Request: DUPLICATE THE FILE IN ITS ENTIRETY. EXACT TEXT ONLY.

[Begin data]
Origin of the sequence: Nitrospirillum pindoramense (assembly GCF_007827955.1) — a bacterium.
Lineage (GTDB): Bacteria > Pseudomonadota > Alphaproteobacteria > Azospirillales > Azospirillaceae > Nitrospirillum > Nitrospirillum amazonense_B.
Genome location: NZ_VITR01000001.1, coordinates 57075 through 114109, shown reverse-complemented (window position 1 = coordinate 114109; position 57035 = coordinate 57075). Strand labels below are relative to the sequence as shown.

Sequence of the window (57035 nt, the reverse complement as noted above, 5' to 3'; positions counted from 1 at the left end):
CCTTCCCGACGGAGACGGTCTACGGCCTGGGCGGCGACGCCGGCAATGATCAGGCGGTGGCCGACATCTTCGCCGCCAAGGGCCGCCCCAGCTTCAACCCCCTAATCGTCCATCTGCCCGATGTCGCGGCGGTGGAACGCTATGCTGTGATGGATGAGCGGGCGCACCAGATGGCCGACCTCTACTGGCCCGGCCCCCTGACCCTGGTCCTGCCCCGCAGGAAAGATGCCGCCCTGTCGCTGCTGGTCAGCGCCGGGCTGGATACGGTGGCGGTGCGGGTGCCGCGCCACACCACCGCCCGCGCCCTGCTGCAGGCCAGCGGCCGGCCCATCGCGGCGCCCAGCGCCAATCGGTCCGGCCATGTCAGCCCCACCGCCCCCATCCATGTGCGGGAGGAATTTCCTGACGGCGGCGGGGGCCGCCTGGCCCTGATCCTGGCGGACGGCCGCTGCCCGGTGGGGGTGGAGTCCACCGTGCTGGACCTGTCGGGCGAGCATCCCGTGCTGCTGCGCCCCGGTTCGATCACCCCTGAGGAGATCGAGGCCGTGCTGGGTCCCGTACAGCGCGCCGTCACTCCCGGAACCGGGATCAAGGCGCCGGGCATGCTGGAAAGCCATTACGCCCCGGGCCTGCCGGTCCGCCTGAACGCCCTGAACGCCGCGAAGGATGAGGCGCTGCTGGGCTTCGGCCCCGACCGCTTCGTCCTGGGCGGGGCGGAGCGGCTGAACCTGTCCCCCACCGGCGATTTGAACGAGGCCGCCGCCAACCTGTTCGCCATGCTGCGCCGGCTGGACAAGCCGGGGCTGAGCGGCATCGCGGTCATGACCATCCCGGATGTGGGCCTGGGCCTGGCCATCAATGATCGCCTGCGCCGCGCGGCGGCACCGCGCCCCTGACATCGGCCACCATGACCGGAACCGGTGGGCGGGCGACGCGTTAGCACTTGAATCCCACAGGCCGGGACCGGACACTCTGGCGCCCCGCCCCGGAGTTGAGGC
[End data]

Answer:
Origin of the sequence: Nitrospirillum pindoramense (assembly GCF_007827955.1) — a bacterium.
Lineage (GTDB): Bacteria > Pseudomonadota > Alphaproteobacteria > Azospirillales > Azospirillaceae > Nitrospirillum > Nitrospirillum amazonense_B.
Genome location: NZ_VITR01000001.1, coordinates 57075 through 114109, shown reverse-complemented (window position 1 = coordinate 114109; position 57035 = coordinate 57075). Strand labels below are relative to the sequence as shown.

Sequence of the window (57035 nt, the reverse complement as noted above, 5' to 3'; positions counted from 1 at the left end):
CCTTCCCGACGGAGACGGTCTACGGCCTGGGCGGCGACGCCGGCAATGATCAGGCGGTGGCCGACATCTTCGCCGCCAAGGGCCGCCCCAGCTTCAACCCCCTAATCGTCCATCTGCCCGATGTCGCGGCGGTGGAACGCTATGCTGTGATGGATGAGCGGGCGCACCAGATGGCCGACCTCTACTGGCCCGGCCCCCTGACCCTGGTCCTGCCCCGCAGGAAAGATGCCGCCCTGTCGCTGCTGGTCAGCGCCGGGCTGGATACGGTGGCGGTGCGGGTGCCGCGCCACACCACCGCCCGCGCCCTGCTGCAGGCCAGCGGCCGGCCCATCGCGGCGCCCAGCGCCAATCGGTCCGGCCATGTCAGCCCCACCGCCCCCATCCATGTGCGGGAGGAATTTCCTGACGGCGGCGGGGGCCGCCTGGCCCTGATCCTGGCGGACGGCCGCTGCCCGGTGGGGGTGGAGTCCACCGTGCTGGACCTGTCGGGCGAGCATCCCGTGCTGCTGCGCCCCGGTTCGATCACCCCTGAGGAGATCGAGGCCGTGCTGGGTCCCGTACAGCGCGCCGTCACTCCCGGAACCGGGATCAAGGCGCCGGGCATGCTGGAAAGCCATTACGCCCCGGGCCTGCCGGTCCGCCTGAACGCCCTGAACGCCGCGAAGGATGAGGCGCTGCTGGGCTTCGGCCCCGACCGCTTCGTCCTGGGCGGGGCGGAGCGGCTGAACCTGTCCCCCACCGGCGATTTGAACGAGGCCGCCGCCAACCTGTTCGCCATGCTGCGCCGGCTGGACAAGCCGGGGCTGAGCGGCATCGCGGTCATGACCATCCCGGATGTGGGCCTGGGCCTGGCCATCAATGATCGCCTGCGCCGCGCGGCGGCACCGCGCCCCTGACATCGGCCACCATGACCGGAACCGGTGGGCGGGCGACGCGTTAGCACTTGAATCCCACAGGCCGGGACCGGACACTCTGGCGCCCCGCCCCGGAGTTGAGGC